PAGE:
Note: Builders should always put felt paper on the roof from the eaves to the ridge with the upper course overlapping the lower course. The same holds true for building wrap under the siding. If it is applied incorrectly, moisture will seep through and rot the sheathing.
Moisture flow directly affects our thermal comfort. Moisture can exist as a gas, liquid, or solid. Water vapor, the gaseous form, is always present both on the inside and outside of house. Though it is commonly referred to as relative humidity, being the relative amount of water vapor in the air, at any one time, water vapor has a correlation with the air temperature, and thus our comfort. Warmer air holds more moisture, and colder air holds less. We know about dew in grass after a cool night. Moisture turns from vapor to liquid at the dew point, a temperature at which air can no longer hold the moisture.
Water (like heat) always flows from areas of higher concentration to areas of lower concentration. If there is moist, wet soil on one side of a foundation wall, it will try to find a way through the concrete foundation wall and into the dry, warm basement. It is very important to correctly waterproof foundations and install footing drains to move moisture away from the building. Damaged to foundation is difficult and expensive to repair, and can cause a whole host of other house problems.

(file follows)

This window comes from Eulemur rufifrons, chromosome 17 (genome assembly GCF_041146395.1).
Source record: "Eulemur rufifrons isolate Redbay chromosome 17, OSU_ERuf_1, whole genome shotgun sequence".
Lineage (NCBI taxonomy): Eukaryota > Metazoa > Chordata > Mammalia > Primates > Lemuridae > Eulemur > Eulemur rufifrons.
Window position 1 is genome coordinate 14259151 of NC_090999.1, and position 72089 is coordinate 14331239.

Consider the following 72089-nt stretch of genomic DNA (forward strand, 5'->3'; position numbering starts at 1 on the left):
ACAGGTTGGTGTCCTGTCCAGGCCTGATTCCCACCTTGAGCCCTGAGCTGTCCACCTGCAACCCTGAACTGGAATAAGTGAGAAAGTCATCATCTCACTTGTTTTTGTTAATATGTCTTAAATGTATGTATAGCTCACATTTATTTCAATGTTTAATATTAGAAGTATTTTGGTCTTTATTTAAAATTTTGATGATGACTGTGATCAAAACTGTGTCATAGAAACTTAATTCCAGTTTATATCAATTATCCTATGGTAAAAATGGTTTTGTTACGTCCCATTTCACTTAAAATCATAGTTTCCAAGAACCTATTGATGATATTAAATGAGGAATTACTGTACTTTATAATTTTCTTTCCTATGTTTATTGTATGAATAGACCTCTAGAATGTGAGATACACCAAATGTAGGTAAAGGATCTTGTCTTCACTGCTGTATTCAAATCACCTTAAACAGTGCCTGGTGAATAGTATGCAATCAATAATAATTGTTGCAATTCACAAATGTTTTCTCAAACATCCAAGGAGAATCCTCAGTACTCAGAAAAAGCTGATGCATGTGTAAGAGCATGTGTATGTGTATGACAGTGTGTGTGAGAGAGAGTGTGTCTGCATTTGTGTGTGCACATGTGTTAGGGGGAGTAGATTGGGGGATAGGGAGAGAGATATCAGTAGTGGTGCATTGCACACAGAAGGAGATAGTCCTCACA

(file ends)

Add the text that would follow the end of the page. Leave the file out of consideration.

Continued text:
Water can be sucked or pulled through many building materials. It can actually travel uphill and cause unseen rot under siding or under shingles. Builders have to think like water and carefully seal the smallest of gaps in a structure. Proper flashing and detailing is key to help prevent this problem.
If air can get into a wall cavity, so can moisture. As building occupants, our daily activities such as showering, cooking and even breathing create a lot of moisture. A plastic vapor barrier applied to the studs under the drywall helps prevent mold from growing in the wall. It is important to put a system in place to catch this moisture and controlling its movement. Good quality exhaust fans and making sure that the dryer vent is correctly installed are both important steps. Better yet, eliminate the cavity, or the space between the studs, that holds insulation that allows air flow. Spray cellulose or spray urethane foam do this job well.